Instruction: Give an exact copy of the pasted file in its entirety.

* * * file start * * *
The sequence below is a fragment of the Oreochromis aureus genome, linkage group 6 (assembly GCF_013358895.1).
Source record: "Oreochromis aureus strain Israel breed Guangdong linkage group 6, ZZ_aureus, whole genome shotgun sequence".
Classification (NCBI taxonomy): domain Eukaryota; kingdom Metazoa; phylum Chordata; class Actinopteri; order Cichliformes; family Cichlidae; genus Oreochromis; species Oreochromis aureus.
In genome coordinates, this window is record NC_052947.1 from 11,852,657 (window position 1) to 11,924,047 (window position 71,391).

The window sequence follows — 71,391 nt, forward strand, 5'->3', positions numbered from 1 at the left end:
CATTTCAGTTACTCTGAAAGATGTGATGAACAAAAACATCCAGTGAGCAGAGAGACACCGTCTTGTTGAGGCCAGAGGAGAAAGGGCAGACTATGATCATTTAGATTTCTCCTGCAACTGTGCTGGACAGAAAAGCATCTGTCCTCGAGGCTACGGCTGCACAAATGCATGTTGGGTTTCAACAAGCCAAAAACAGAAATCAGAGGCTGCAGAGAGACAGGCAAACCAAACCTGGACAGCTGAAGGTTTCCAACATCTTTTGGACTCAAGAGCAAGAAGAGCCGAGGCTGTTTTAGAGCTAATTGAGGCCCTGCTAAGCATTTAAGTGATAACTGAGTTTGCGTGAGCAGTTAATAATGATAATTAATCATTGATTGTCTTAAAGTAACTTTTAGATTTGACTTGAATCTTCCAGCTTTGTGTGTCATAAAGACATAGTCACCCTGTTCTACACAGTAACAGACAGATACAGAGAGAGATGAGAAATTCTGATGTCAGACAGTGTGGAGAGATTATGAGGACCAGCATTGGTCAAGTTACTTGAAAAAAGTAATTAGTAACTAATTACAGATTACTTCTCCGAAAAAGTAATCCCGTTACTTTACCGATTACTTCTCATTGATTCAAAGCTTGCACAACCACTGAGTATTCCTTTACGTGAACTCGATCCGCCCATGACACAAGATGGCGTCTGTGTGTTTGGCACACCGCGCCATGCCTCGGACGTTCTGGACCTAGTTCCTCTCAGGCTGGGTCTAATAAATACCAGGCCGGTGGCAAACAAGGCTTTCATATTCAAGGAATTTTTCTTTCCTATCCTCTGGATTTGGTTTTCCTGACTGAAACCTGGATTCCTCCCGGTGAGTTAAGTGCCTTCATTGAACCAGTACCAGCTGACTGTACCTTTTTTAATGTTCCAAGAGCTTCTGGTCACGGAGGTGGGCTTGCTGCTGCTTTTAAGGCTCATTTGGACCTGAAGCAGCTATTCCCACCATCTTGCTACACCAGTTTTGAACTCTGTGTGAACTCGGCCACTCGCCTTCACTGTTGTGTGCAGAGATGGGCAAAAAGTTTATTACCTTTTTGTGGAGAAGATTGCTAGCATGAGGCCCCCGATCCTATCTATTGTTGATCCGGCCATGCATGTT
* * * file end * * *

The sequence below is a fragment of the Oreochromis aureus genome, linkage group 6 (assembly GCF_013358895.1).
Source record: "Oreochromis aureus strain Israel breed Guangdong linkage group 6, ZZ_aureus, whole genome shotgun sequence".
Classification (NCBI taxonomy): domain Eukaryota; kingdom Metazoa; phylum Chordata; class Actinopteri; order Cichliformes; family Cichlidae; genus Oreochromis; species Oreochromis aureus.
In genome coordinates, this window is record NC_052947.1 from 11,852,657 (window position 1) to 11,924,047 (window position 71,391).

The window sequence follows — 71,391 nt, forward strand, 5'->3', positions numbered from 1 at the left end:
CATTTCAGTTACTCTGAAAGATGTGATGAACAAAAACATCCAGTGAGCAGAGAGACACCGTCTTGTTGAGGCCAGAGGAGAAAGGGCAGACTATGATCATTTAGATTTCTCCTGCAACTGTGCTGGACAGAAAAGCATCTGTCCTCGAGGCTACGGCTGCACAAATGCATGTTGGGTTTCAACAAGCCAAAAACAGAAATCAGAGGCTGCAGAGAGACAGGCAAACCAAACCTGGACAGCTGAAGGTTTCCAACATCTTTTGGACTCAAGAGCAAGAAGAGCCGAGGCTGTTTTAGAGCTAATTGAGGCCCTGCTAAGCATTTAAGTGATAACTGAGTTTGCGTGAGCAGTTAATAATGATAATTAATCATTGATTGTCTTAAAGTAACTTTTAGATTTGACTTGAATCTTCCAGCTTTGTGTGTCATAAAGACATAGTCACCCTGTTCTACACAGTAACAGACAGATACAGAGAGAGATGAGAAATTCTGATGTCAGACAGTGTGGAGAGATTATGAGGACCAGCATTGGTCAAGTTACTTGAAAAAAGTAATTAGTAACTAATTACAGATTACTTCTCCGAAAAAGTAATCCCGTTACTTTACCGATTACTTCTCATTGATTCAAAGCTTGCACAACCACTGAGTATTCCTTTACGTGAACTCGATCCGCCCATGACACAAGATGGCGTCTGTGTGTTTGGCACACCGCGCCATGCCTCGGACGTTCTGGACCTAGTTCCTCTCAGGCTGGGTCTAATAAATACCAGGCCGGTGGCAAACAAGGCTTTCATATTCAAGGAATTTTTCTTTCCTATCCTCTGGATTTGGTTTTCCTGACTGAAACCTGGATTCCTCCCGGTGAGTTAAGTGCCTTCATTGAACCAGTACCAGCTGACTGTACCTTTTTTAATGTTCCAAGAGCTTCTGGTCACGGAGGTGGGCTTGCTGCTGCTTTTAAGGCTCATTTGGACCTGAAGCAGCTATTCCCACCATCTTGCTACACCAGTTTTGAACTCTGTGTGAACTCGGCCACTCGCCTTCACTGTTGTGTGCAGAGATGGGCAAAAAGTTTATTACCTTTTTGTGGAGAAGATTGCTAGCATGAGGCCCCCGATCCTATCTATTGTTGATCCGGCCATGCATGTT